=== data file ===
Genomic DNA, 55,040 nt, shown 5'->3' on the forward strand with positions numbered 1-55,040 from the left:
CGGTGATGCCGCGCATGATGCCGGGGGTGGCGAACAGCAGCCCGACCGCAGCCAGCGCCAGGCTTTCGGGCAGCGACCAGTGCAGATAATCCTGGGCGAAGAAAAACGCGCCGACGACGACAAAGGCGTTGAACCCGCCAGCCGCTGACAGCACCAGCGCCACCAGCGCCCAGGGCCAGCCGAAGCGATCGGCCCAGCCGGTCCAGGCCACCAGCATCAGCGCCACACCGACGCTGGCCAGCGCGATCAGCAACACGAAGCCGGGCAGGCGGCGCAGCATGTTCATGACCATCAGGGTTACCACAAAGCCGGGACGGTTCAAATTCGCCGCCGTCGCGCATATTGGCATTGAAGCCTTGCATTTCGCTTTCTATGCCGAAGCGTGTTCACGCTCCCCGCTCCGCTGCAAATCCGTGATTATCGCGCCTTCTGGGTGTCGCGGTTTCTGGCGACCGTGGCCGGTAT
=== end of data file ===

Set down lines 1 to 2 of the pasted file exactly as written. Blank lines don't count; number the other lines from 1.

Genomic DNA, 55,040 nt, shown 5'->3' on the forward strand with positions numbered 1-55,040 from the left:
CGGTGATGCCGCGCATGATGCCGGGGGTGGCGAACAGCAGCCCGACCGCAGCCAGCGCCAGGCTTTCGGGCAGCGACCAGTGCAGATAATCCTGGGCGAAGAAAAACGCGCCGACGACGACAAAGGCGTTGAACCCGCCAGCCGCTGACAGCACCAGCGCCACCAGCGCCCAGGGCCAGCCGAAGCGATCGGCCCAGCCGGTCCAGGCCACCAGCATCAGCGCCACACCGACGCTGGCCAGCGCGATCAGCAACACGAAGCCGGGCAGGCGGCGCAGCATGTTCATGACCATCAGGGTTACCACAAAGCCGGGACGGTTCAAATTCGCCGCCGTCGCGCATATTGGCATTGAAGCCTTGCATTTCGCTTTCTATGCCGAAGCGTGTTCACGCTCCCCGCTCCGCTGCAAATCCGTGATTATCGCGCCTTCTGGGTGTCGCGGTTTCTGGCGACCGTGGCCGGTAT